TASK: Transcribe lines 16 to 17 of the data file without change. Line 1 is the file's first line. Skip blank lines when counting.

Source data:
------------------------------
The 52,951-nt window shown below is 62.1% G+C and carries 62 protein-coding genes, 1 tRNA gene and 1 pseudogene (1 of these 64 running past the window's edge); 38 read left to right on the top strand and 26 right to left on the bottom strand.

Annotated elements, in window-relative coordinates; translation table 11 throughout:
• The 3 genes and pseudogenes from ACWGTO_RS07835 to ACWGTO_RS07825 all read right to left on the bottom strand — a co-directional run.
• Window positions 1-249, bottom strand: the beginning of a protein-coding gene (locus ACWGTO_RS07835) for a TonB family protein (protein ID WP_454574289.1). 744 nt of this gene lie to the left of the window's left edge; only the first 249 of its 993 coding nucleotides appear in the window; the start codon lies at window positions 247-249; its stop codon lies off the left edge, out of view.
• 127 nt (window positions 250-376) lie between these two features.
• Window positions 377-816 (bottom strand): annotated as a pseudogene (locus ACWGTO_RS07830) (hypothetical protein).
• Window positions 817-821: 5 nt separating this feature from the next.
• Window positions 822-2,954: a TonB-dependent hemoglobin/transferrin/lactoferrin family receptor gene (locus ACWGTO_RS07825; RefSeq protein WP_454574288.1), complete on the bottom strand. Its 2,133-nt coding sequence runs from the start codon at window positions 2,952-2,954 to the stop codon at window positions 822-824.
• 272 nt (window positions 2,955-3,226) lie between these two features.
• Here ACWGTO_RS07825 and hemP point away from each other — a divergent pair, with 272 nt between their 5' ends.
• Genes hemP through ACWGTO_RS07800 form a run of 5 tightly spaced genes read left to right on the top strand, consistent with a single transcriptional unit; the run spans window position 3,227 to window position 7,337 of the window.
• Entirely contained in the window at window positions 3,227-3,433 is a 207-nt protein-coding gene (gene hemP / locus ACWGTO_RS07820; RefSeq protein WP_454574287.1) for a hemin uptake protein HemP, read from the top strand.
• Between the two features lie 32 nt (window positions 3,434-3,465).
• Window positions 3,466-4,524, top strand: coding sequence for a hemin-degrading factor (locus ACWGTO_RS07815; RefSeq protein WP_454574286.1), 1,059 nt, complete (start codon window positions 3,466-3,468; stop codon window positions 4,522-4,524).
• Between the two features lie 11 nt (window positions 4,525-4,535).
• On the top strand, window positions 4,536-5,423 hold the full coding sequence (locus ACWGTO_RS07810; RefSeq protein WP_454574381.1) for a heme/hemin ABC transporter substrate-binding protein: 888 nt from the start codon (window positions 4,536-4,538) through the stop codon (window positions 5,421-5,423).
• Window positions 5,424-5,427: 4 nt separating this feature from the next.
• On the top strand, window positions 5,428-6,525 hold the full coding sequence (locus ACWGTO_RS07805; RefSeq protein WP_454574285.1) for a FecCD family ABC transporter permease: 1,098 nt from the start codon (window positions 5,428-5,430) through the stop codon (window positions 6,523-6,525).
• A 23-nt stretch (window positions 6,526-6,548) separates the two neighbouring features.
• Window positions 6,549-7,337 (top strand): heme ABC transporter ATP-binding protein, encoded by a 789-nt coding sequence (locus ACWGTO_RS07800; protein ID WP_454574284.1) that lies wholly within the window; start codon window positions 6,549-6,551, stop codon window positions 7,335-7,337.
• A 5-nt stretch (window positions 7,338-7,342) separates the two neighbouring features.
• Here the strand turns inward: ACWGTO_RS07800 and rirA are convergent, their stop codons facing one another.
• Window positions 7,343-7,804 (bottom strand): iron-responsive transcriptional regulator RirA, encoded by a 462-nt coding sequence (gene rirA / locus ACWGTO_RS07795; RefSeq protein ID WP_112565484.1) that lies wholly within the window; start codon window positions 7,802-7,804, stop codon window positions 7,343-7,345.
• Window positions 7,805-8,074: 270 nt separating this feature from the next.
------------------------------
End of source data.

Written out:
• On the top strand, window positions 4,536-5,423 hold the full coding sequence (locus ACWGTO_RS07810; RefSeq protein WP_454574381.1) for a heme/hemin ABC transporter substrate-binding protein: 888 nt from the start codon (window positions 4,536-4,538) through the stop codon (window positions 5,421-5,423).
• Window positions 5,424-5,427: 4 nt separating this feature from the next.